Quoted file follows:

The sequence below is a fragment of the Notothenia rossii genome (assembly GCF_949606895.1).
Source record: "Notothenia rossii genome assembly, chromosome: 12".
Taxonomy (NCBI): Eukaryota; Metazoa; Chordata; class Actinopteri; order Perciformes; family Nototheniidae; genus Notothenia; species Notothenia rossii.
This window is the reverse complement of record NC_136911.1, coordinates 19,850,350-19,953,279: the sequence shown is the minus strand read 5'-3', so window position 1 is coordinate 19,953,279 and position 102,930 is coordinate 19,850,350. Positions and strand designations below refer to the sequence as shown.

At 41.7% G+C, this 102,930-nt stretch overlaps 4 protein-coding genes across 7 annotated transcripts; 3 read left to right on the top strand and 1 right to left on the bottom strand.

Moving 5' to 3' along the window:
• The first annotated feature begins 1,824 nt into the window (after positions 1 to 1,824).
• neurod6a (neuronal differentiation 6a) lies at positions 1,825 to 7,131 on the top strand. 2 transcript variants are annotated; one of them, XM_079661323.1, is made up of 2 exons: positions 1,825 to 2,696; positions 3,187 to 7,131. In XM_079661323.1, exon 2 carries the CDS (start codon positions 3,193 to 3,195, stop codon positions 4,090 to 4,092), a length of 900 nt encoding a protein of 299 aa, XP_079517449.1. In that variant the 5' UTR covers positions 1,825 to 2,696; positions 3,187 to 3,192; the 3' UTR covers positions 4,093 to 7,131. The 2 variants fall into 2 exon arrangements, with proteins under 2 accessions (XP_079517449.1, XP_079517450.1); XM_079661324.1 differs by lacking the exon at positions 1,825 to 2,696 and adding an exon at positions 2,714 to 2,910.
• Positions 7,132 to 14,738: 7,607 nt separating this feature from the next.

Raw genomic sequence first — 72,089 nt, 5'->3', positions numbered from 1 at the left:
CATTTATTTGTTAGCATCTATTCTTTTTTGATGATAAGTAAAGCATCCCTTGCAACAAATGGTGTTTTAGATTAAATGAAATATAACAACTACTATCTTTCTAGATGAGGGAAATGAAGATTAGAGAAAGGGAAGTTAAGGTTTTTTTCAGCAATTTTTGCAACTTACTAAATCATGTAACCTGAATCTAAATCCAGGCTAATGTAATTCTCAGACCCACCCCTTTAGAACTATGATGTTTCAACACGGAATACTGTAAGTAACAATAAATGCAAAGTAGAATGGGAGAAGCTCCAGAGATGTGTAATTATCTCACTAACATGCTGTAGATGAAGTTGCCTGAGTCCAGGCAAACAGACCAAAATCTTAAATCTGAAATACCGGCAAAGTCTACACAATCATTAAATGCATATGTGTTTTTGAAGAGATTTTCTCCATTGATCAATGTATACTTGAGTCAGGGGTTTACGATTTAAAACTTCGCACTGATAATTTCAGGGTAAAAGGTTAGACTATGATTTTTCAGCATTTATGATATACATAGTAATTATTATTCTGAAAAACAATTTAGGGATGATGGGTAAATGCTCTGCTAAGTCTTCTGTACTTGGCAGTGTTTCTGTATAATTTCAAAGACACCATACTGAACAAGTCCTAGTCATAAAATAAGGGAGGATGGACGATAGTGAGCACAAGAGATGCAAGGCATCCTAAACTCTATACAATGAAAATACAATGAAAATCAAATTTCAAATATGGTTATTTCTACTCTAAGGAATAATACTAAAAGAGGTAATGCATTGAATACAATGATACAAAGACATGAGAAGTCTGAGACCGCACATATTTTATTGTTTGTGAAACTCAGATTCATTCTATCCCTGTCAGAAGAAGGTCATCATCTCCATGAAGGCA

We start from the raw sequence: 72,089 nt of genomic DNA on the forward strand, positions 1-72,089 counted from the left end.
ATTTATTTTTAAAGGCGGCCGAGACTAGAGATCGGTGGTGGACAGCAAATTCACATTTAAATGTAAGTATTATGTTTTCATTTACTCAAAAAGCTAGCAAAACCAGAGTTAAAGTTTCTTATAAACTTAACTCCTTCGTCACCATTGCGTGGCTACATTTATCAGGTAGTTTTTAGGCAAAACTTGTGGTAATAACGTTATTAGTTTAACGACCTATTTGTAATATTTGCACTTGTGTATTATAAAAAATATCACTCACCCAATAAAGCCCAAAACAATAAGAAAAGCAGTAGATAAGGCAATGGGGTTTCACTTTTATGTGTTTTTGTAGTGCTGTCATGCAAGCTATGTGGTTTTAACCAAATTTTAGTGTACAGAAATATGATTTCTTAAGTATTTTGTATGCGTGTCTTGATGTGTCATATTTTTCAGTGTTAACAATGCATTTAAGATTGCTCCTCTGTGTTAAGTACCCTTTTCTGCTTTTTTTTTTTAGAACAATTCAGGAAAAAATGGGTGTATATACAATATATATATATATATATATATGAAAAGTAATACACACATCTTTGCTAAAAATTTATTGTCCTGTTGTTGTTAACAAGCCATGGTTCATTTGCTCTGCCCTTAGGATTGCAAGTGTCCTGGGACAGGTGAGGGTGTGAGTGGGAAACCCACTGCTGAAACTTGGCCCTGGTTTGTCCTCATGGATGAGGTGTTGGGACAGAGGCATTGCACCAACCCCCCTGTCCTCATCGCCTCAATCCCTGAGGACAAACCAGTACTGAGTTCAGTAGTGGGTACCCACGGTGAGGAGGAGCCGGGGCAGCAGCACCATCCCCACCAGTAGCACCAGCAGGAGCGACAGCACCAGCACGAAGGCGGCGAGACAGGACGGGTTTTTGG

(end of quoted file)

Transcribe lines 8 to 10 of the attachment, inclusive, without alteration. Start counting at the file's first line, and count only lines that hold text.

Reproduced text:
• neurod6a (neuronal differentiation 6a) lies at positions 1,825 to 7,131 on the top strand. 2 transcript variants are annotated; one of them, XM_079661323.1, is made up of 2 exons: positions 1,825 to 2,696; positions 3,187 to 7,131. In XM_079661323.1, exon 2 carries the CDS (start codon positions 3,193 to 3,195, stop codon positions 4,090 to 4,092), a length of 900 nt encoding a protein of 299 aa, XP_079517449.1. In that variant the 5' UTR covers positions 1,825 to 2,696; positions 3,187 to 3,192; the 3' UTR covers positions 4,093 to 7,131. The 2 variants fall into 2 exon arrangements, with proteins under 2 accessions (XP_079517449.1, XP_079517450.1); XM_079661324.1 differs by lacking the exon at positions 1,825 to 2,696 and adding an exon at positions 2,714 to 2,910.
• Positions 7,132 to 14,738: 7,607 nt separating this feature from the next.

Raw genomic sequence first — 72,089 nt, 5'->3', positions numbered from 1 at the left: